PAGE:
Our latest Notable Narrative comes from The Washington Post’s Eli Saslow, who wrote about a Wisconsin man’s attempt to understand what the federal budget debate means for his family. In addition to working seven years at the Post and serving as a visiting professor at the University of Montana School of Journalism in 2010, Saslow has written a book, Ten Letters, in which he steps into the lives of a group of American citizens who corresponded with President Obama. (The book will be published this fall.) We talked with Saslow by phone this week, and in these excerpts from our conversation, he discusses farming for characters, passing judgment on subjects, and keeping himself out of his stories.
Where did this story come from?
Like a lot of story ideas, it was kind of in flux up until the last minute. Usually my job at the paper is to come up with project-type narratives, but it’s also often doing news narratives and trying to find ways, within a week or less, to hit 2,000 words on something that’s happening.
I had actually been on book leave from the paper for nine months. I’ve been back for three or four weeks, and it’s a flaw, but I’m always antsy to get in the paper. I started at the paper doing sports writing and then covering politics, so I start feeling nervous about not being in the paper for long stretches of time.
As usual, I was driving my editor, David Finkel, crazy, but his instinct, wisely, is usually to wait until you find a thing you know is going to be right. In finding a midpoint between what he thought and what I thought, we decided that coming up with a couple of narrative stories off the federal budget was a way to make this dense, complicated and frankly sometimes boring stuff feel real.
So I started diving in on the budget and did one story in Virginia from a place where a poverty assistance program is still getting crazy high demand because of how the economy has been in rural places. It’s not really getting better. Now budget cuts mean they have less to give than ever. In some cases, the very people who have been giving out assistance are now about to get fired and now will be seeking assistance themselves.
I did a story on that. And the other one that seemed to make sense was going with Paul Ryan when he was going to talk to these small towns back in his district in Wisconsin. I went with an open-ended idea of what the story would be. He had like five town hall events on this one day. I flew out at 7 o’clock that morning, spent the day sitting in five of these events, basically farming for characters. The great thing about these events is that they’re interactive, so you get to hear all these different people talk. After each one, I’d run around frantically to a couple people who seemed like they might be interesting and collect numbers and then circle back with those people at the end of the day.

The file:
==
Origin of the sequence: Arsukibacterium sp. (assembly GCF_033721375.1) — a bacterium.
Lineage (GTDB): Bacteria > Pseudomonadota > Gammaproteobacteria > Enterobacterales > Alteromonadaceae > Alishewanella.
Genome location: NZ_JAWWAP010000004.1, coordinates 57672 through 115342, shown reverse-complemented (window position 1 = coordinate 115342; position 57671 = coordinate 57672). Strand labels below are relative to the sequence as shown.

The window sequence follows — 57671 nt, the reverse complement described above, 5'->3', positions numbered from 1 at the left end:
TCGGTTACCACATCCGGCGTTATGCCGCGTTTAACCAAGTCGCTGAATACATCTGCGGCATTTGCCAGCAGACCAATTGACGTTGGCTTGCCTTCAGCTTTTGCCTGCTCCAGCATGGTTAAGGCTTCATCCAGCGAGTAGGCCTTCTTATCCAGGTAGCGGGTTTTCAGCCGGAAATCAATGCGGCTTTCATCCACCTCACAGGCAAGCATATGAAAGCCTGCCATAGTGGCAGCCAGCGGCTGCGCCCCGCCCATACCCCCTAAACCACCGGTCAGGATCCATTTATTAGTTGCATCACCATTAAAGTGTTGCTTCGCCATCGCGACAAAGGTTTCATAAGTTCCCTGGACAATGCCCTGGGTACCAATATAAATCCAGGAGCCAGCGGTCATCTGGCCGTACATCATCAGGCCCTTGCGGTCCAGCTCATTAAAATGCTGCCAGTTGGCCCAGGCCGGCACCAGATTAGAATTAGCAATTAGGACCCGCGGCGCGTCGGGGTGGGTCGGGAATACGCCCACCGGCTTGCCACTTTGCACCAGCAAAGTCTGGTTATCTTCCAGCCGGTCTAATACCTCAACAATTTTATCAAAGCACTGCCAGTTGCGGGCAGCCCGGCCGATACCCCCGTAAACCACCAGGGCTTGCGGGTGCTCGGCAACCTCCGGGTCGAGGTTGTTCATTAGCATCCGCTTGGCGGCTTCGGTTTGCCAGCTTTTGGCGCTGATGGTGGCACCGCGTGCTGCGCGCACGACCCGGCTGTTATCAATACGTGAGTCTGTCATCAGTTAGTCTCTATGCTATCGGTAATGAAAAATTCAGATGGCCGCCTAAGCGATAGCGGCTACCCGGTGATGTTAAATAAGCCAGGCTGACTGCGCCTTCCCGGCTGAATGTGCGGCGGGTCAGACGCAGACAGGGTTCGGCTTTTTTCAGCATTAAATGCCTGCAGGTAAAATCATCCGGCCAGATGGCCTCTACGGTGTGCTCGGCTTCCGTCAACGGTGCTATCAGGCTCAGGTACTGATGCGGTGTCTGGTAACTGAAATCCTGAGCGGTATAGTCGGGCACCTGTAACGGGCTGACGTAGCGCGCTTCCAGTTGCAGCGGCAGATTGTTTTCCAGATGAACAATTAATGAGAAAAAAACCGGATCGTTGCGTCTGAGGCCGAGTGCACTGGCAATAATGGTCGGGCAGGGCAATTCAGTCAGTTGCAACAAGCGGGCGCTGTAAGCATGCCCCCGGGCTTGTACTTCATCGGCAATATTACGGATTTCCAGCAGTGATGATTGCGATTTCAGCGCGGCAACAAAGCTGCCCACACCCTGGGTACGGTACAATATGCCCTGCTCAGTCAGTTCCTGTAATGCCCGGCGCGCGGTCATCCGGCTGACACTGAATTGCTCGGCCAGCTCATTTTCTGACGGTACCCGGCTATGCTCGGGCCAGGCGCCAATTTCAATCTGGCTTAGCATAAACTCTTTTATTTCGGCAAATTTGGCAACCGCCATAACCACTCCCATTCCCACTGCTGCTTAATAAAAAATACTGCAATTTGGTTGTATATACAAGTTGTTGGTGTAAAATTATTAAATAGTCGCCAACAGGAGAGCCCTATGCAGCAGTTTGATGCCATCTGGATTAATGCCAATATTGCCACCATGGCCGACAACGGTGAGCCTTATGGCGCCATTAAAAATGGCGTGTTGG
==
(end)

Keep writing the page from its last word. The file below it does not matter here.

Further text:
I sort of homed in on the Cammerses. They felt right. I spent a day or two with them, came back and wrote in a day or two, and then it went into the paper.
Even without what you just said, it feels like your story rises out of the news – Congressman Paul Ryan’s budget proposal, the town-hall style meetings over it, and on a larger level, the budget crisis. But it also feels somehow, along with reflecting the light of that news, the story takes a deliberate step away it. Was that intentional?
Yeah, definitely, and it’s something that I pretty much always try to do. It’s hard sometimes at newspapers now. There’s such demand to be instantaneous. Stories that used to be for the next month have become stories for the next week, and stories that used to be for the next week are now for the next day, and stories for the next day are now for the next minute. The news cycle is so fast, and we’re reporting on these tiny little gradients of things. It’s sort of the Politico model of “we’re going to report everything really fast,” without ever pulling back to think “what does it mean?”
Instead of writing about these incremental news items, what if we try to write a story about something that’s relevant and that’s happening now, but write about it in a way that people can read it two months from now or two years from now, and it’s still a story, and it still makes sense beyond comparing to what happened in the last hour and what’s going to happen in the next hour?
Did this story change a lot during the writing or the editing processes?
I had a pretty good feel for how I wanted to put it together, in part because I’m super lucky to be on this small enterprise team at the paper. The guy who edited it, David Finkel, is a tremendous narrative writer and thinks about stories really well. Typically while I’m out reporting, he and I might talk for 15 minutes a day just to kind of discuss what I’m seeing and where I think the story is going. And before I write, I’ll usually talk to him for 10 or 15 minutes about how I’m seeing it coming together.